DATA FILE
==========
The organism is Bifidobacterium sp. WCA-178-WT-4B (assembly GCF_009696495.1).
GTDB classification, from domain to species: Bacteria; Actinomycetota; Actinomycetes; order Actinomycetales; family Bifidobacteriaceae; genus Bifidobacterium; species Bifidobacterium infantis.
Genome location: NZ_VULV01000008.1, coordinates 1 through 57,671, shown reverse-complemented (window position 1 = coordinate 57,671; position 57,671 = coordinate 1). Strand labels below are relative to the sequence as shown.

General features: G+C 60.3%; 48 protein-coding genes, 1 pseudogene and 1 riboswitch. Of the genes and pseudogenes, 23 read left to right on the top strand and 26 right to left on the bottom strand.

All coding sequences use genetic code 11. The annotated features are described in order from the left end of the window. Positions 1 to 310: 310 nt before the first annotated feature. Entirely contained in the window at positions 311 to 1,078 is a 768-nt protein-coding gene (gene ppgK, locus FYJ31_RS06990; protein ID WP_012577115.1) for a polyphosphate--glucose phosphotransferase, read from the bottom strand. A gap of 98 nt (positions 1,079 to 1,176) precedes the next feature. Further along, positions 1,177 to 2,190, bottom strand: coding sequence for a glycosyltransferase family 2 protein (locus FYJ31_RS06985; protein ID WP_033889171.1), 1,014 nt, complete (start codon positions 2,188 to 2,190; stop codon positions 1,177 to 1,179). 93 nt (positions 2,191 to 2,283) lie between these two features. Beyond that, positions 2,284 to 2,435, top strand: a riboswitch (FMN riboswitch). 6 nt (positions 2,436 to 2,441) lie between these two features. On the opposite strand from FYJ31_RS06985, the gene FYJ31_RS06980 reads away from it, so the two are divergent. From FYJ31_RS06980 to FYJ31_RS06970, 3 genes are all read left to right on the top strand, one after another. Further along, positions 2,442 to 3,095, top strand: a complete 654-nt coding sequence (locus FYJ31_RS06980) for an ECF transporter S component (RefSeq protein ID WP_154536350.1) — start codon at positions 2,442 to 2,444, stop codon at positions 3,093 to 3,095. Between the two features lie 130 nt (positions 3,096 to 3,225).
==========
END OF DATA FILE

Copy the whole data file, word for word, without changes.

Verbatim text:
The organism is Bifidobacterium sp. WCA-178-WT-4B (assembly GCF_009696495.1).
GTDB classification, from domain to species: Bacteria; Actinomycetota; Actinomycetes; order Actinomycetales; family Bifidobacteriaceae; genus Bifidobacterium; species Bifidobacterium infantis.
Genome location: NZ_VULV01000008.1, coordinates 1 through 57,671, shown reverse-complemented (window position 1 = coordinate 57,671; position 57,671 = coordinate 1). Strand labels below are relative to the sequence as shown.

General features: G+C 60.3%; 48 protein-coding genes, 1 pseudogene and 1 riboswitch. Of the genes and pseudogenes, 23 read left to right on the top strand and 26 right to left on the bottom strand.

All coding sequences use genetic code 11. The annotated features are described in order from the left end of the window. Positions 1 to 310: 310 nt before the first annotated feature. Entirely contained in the window at positions 311 to 1,078 is a 768-nt protein-coding gene (gene ppgK, locus FYJ31_RS06990; protein ID WP_012577115.1) for a polyphosphate--glucose phosphotransferase, read from the bottom strand. A gap of 98 nt (positions 1,079 to 1,176) precedes the next feature. Further along, positions 1,177 to 2,190, bottom strand: coding sequence for a glycosyltransferase family 2 protein (locus FYJ31_RS06985; protein ID WP_033889171.1), 1,014 nt, complete (start codon positions 2,188 to 2,190; stop codon positions 1,177 to 1,179). 93 nt (positions 2,191 to 2,283) lie between these two features. Beyond that, positions 2,284 to 2,435, top strand: a riboswitch (FMN riboswitch). 6 nt (positions 2,436 to 2,441) lie between these two features. On the opposite strand from FYJ31_RS06985, the gene FYJ31_RS06980 reads away from it, so the two are divergent. From FYJ31_RS06980 to FYJ31_RS06970, 3 genes are all read left to right on the top strand, one after another. Further along, positions 2,442 to 3,095, top strand: a complete 654-nt coding sequence (locus FYJ31_RS06980) for an ECF transporter S component (RefSeq protein ID WP_154536350.1) — start codon at positions 2,442 to 2,444, stop codon at positions 3,093 to 3,095. Between the two features lie 130 nt (positions 3,096 to 3,225).